This is where a proper response is critical.  If the complaint came through the BBB, your response must be written such that even the Better Business Bureau agents will pull for you.  Often, the BBB employees are a bit more sympathetic to complainers than to the business right out of the gate, but if you can show that the complaint is bogus and show it with a very professional demeanor, you will begin to develop a reputation at the BBB that will engender due respect.  When BBB employees themselves hold your business in high esteem, they’ll not only be more amenable to your perspective, they’ll recommend you to their own families and friends.  When that happens, you know you run one heck of a good business.  You can’t buy that kind of goodwill.

Now, if a customer notified you of an issue, and you knew you were in the wrong, the problem should have never even gone as far as a BBB complaint, at all, because you would have dealt with it already.  If your customer complained anyway, then the odds are very high that the customer is trying to get something for nothing from you.  They may well be professional BBB complainers, having found that this system gets them out of having to pay bills fairly often.  (The Letterista wishes some very enterprising people would develop a BCB, Better Customer Bureau, so businesses could check out customers for how often they make complaints on various businesses they have patronized.  Wouldn’t it be great if there were an easy and public rating system like EBay’s where customers are rated by sellers just as sellers are rated by buyers?  Hmmm.)

At any rate, maybe the customer notified your business of an issue verbally or by letter, not through the BBB.  Again, if you know you could have done better, by all means, fix it if you can.  But if the complaint is bogus, you need to address it right away before it becomes a BBB complaint or bad review, and you must do so in writing.  Document everything from this point forward.  Now is the time to stop talking over the phone and go straight to paper or email that can be printed out and saved to a paper file.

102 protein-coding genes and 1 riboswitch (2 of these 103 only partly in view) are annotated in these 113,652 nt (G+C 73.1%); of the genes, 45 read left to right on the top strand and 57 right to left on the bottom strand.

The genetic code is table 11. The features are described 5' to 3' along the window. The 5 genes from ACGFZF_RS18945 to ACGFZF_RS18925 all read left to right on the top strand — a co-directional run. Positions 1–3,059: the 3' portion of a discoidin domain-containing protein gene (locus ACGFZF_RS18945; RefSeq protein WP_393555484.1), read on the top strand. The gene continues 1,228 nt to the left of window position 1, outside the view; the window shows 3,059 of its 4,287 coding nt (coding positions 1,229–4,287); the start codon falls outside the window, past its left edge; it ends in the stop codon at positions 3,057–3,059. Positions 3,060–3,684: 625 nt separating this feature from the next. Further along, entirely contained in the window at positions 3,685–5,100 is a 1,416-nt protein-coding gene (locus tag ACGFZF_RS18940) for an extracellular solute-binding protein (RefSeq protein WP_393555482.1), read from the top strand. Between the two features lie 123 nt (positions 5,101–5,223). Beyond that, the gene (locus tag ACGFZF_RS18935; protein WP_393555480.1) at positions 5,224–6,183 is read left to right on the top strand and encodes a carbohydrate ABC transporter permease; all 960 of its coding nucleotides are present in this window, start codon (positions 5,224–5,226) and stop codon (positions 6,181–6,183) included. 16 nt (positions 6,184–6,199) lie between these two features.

Everything the customer has to say from here on out until the issue is resolved needs to be committed to paper or email and saved.  If the issue, for some reason, ever ends up in court, you don’t want to be stammering like a fool because you forgot what you said or can’t prove what you or the customer said.  In a “he said, she said” situation, they judge is more likely to empathize with the one who paid out money.  That probably won’t be you.

In summary, if your complainer has a valid claim against your business, then get on it right away and fix it, aplogizing all the way.  If the desired resolution is not reasonable, then stay tuned.  We’ll address that problem, too, in upcoming posts.  If the claim is unreasonable, stop the informal communications and start writing letters instead.  Good letters.  Professional letters.

The Letterista has much experience at writing letters of this type and has a lot of advice to offer.  Visit again soon for another chapter in how, and why, to write the best professional letters to protect your business reputation.

Published by

The Letterista

Throughout The Letterista's adult life, she has been an employee for several employers in both retail and contract fulfillment (private contract companies); she's been a private contractor and a small business owner, as well. A great many years were spent managing the offices of a construction trade where the competition was thick and the stakes were high, so the proper, professional handling of complaints and bad reviews was more than just a little important. The skills of good documentation and letter-writing were finely honed in that environment. Now, she writes for fun and profit.